“There is a 57% chance the central England temperature will be colder than in 2018, thus making it the coldest January-February since 2013,” he added.

Perhaps they should consult Pat Frank on how to determine uncertainty of their predictions. 57% +/- what? 10%, 20%, 50%? Their prediction is not much different from a 50/50 chance.

And colder than last winter, but warmer than 2013? Not really a very useful quantification.

Reply to  Rick C PE
September 9, 2019 12:31 pm

Not much different from
Mark Broderick – September 9, 2019 at 7:00 am – “Monkeys throwing darts at a Dartboard could have come up with that !”
Although perhaps the monkeys in the UCL “It would also rank January-February 2020 as the seventh coldest winter in the past 30 years.” prediction, unlike Mark B’s simians, have also access to lots of good beer.

Auto, deeply impressed by the seventh coldest winter in thirty years!
Mods – /Sarc
And no real monkeys were made drunk/tipsy/inebriated/stoshers/Brahms-and-Liszt/newted (etc.) in this thought experiment.

Mark Broderick
Reply to  auto
September 9, 2019 2:51 pm

Auto, you are right..I should have said “drunk monkeys throwing darts at a Dartboard could have come up with that !” lol

cheers : )

Javier
September 9, 2019 8:38 am

There could be strong cold waves with lot of snow as that is possible every winter, but to have a very harsh winter it is helpful that the QBO is easterly (negative values) during the winter when solar activity is low, like in 2010. This winter the QBO is likely to be westerly (positive values), so the following winter is likely to be significantly colder.

Javier
Reply to  Javier
September 9, 2019 9:39 am

If anybody wants to know about the association between the Arctic Oscillation, the Quasibiennial Oscillation, and solar activity, it has been known for quite a while, but a good primer is given by Finnish professor Jarl Ahlbeck, as reported by Tallbloke in 2014:
https://tallbloke.files.wordpress.com/2014/11/ahlbeck_solar_activity.pdf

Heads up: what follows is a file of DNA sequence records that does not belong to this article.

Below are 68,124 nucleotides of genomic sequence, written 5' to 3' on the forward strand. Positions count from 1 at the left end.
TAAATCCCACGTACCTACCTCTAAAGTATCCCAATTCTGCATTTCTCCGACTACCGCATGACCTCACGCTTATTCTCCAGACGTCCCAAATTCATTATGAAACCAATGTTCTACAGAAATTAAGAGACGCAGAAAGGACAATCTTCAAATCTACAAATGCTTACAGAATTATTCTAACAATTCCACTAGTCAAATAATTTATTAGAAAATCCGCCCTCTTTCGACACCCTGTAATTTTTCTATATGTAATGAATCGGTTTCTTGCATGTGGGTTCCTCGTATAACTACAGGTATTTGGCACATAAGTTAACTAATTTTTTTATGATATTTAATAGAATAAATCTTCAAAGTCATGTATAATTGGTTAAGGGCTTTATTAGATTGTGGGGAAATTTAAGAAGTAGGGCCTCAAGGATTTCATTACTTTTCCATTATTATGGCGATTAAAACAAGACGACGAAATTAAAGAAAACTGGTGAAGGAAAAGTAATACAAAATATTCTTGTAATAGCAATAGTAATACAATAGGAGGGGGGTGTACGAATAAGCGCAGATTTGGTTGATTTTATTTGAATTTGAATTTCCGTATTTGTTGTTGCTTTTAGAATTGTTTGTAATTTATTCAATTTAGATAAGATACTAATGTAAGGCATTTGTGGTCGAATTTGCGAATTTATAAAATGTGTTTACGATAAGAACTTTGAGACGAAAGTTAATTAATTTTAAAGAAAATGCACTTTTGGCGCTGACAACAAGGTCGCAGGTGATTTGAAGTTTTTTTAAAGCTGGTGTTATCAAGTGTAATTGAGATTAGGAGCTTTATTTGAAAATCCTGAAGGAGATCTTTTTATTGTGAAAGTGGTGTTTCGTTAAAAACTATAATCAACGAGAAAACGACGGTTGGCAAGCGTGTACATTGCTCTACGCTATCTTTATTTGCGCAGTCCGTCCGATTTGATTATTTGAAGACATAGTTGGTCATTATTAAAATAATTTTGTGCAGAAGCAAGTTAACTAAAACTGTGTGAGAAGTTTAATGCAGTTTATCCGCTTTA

This means the 2020-21 winter is expected to be quite harsh in the Northern Hemisphere. The 2019-20 winter is unlikely to be that bad, but negative or even Niña ENSO conditions might make it colder than some previous winters during Niño conditions.

Matt G
Reply to  Javier
September 12, 2019 2:37 pm

I agree with this, unless a strong El Nino developed the year after. (unlikely)

While solar activity is low even in either of these conditions (except strong ENSO either way) it favours high pressure blocks. Like last winter in the UK if the blocks are more to the South then the weather won’t be cold.

What tends to happen during low solar activity the usual zonal trends that the models (GFS, ECM, UKMO etc) often forecast to deliver, sometimes fail to occur at mid-range leaving blocked conditions.

SimonfromAshby
September 9, 2019 8:43 am

My Hollie tree is full of Berries – harsh winter on the way!

Loydo
Reply to  SimonfromAshby
September 9, 2019 11:55 pm

They wont grow where I live. Got any predictions about my next winter?

Patrick MJD
Reply to  Loydo
September 10, 2019 4:18 am

So you tried to grow something that would not grow where you live? Sounds like an exercise in futility.

Moderately Cross of East Anglia
September 9, 2019 9:04 am

Didn’t the Met office predict the dinosaurs would be unaffected by the KT impactor or am I just going by their usual track record?

If we do have a severe winter of the type their Ouija board says, I look forward to the sight of all those heavily subsidised electric cars being abandoned along the motorways. Reality bites…

…my holly bushes have no berries at all this year, unusual. It’s a mystery but it all turns out well in the end apparently.

dmacleo
September 9, 2019 9:07 am

did I read the linked, and subsequent links, correclty that the beast from the east was (in the areas in article) -10c to -15c ?
IOW approx 5 to 15 deg F.
crap….thats a good morning for me in winter.